Ten years have passed since President Clinton signed the Personal Responsibility and Work Opportunity Act. Many predicted disaster.
It is not too much to claim, however, that welfare reform fundamentally transformed American social policy shifting its emphasis from dependency-producing entitlements to an expectation of work. The evidence that welfare use has dropped, that work and earnings have increased and that child poverty has fallen, is overwhelming.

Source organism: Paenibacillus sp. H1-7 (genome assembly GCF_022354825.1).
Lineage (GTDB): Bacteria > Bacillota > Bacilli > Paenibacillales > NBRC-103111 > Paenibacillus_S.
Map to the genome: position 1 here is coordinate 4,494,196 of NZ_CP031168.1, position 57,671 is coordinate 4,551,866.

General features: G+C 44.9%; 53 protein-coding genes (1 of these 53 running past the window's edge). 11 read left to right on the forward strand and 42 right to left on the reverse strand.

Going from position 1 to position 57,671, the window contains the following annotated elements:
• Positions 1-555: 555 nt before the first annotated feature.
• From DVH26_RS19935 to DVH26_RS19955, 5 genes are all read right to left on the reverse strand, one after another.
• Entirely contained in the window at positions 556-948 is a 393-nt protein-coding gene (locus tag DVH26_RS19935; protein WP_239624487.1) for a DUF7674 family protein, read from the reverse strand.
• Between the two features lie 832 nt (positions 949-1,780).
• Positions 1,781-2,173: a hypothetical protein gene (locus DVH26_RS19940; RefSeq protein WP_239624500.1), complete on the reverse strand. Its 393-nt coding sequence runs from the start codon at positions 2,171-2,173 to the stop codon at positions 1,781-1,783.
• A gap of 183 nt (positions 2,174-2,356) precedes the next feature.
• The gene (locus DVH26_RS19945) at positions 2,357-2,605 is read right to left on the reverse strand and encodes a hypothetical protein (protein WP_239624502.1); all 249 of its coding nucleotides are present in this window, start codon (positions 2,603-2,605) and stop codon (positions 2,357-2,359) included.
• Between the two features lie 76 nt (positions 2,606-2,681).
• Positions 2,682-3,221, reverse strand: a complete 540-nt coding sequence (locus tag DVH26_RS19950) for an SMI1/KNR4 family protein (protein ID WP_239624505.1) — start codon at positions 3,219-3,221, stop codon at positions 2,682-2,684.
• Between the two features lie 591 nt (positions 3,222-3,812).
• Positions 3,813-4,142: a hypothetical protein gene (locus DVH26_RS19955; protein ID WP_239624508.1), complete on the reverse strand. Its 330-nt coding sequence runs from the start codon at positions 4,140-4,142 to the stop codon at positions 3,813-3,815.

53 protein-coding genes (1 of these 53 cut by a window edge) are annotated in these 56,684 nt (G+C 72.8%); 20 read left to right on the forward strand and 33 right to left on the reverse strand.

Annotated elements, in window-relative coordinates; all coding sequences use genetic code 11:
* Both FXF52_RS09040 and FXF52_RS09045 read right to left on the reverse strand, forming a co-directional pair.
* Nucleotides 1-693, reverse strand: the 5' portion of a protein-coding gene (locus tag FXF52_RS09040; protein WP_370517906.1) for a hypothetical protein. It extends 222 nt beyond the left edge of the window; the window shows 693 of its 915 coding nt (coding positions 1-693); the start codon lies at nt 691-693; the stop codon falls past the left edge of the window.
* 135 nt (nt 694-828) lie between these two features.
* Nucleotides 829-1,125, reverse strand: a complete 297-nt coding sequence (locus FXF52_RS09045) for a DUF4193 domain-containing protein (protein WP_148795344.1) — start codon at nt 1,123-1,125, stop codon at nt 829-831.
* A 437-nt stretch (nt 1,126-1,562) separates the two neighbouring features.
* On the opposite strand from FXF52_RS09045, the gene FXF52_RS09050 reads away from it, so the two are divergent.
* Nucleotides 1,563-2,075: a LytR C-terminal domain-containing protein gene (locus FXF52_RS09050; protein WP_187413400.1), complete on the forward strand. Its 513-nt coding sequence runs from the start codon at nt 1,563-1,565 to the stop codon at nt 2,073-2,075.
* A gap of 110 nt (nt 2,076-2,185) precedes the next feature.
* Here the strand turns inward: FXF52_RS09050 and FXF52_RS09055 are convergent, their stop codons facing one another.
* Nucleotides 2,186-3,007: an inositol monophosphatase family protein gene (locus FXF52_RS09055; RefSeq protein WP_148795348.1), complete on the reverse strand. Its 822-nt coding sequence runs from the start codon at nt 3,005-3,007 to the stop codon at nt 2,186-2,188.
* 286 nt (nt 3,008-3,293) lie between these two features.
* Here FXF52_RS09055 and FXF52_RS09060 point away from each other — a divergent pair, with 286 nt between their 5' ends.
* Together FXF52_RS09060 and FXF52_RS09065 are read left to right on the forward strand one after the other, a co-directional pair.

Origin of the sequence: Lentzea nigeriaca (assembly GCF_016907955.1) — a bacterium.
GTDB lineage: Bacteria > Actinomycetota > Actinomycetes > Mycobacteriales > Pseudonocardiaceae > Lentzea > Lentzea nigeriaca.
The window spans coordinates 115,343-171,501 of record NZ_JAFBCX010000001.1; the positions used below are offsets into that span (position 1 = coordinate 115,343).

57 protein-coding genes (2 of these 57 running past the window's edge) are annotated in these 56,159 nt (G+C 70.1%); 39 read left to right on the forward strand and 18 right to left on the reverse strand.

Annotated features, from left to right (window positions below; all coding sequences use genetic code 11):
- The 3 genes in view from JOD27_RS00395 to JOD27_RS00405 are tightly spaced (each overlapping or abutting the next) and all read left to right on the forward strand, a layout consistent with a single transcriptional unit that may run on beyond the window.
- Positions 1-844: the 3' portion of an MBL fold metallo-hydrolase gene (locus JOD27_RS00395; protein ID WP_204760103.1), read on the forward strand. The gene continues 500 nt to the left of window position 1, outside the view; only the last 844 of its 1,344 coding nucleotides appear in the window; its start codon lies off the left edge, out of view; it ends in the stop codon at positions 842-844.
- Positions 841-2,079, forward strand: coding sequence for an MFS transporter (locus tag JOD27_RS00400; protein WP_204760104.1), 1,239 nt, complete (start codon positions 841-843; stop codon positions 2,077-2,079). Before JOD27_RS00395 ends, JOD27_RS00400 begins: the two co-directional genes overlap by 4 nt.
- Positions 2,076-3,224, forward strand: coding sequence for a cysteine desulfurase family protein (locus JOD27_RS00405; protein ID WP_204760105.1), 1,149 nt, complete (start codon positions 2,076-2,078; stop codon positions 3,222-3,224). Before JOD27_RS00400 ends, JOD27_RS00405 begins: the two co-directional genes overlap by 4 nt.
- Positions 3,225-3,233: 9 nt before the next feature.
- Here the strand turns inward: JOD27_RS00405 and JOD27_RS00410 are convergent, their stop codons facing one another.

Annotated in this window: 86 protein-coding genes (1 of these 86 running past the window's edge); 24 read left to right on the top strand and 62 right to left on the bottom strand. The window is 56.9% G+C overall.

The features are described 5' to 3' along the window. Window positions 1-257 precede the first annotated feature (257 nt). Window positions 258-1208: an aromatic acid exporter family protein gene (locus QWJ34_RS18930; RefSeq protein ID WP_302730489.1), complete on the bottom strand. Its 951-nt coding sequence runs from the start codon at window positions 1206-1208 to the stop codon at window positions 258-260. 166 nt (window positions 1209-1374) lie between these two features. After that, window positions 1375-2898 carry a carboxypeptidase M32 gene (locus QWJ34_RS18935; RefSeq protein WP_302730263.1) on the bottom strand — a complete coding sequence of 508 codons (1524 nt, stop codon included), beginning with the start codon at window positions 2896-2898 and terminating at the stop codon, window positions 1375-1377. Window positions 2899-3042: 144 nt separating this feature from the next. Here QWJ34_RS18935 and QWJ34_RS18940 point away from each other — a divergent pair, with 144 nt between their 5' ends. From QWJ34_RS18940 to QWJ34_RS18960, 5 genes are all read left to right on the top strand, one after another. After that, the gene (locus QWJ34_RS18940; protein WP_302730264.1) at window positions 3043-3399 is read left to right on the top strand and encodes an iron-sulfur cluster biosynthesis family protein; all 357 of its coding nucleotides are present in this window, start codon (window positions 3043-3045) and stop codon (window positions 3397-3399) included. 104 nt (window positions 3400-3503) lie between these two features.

Ron Haskins, one of the principal architects of the act as a key staffer on the House Ways and Means Committee in 1996, will give us a first-hand account of the political process and behind-the-scenes intrigue that brought about the landmark welfare reform legislation.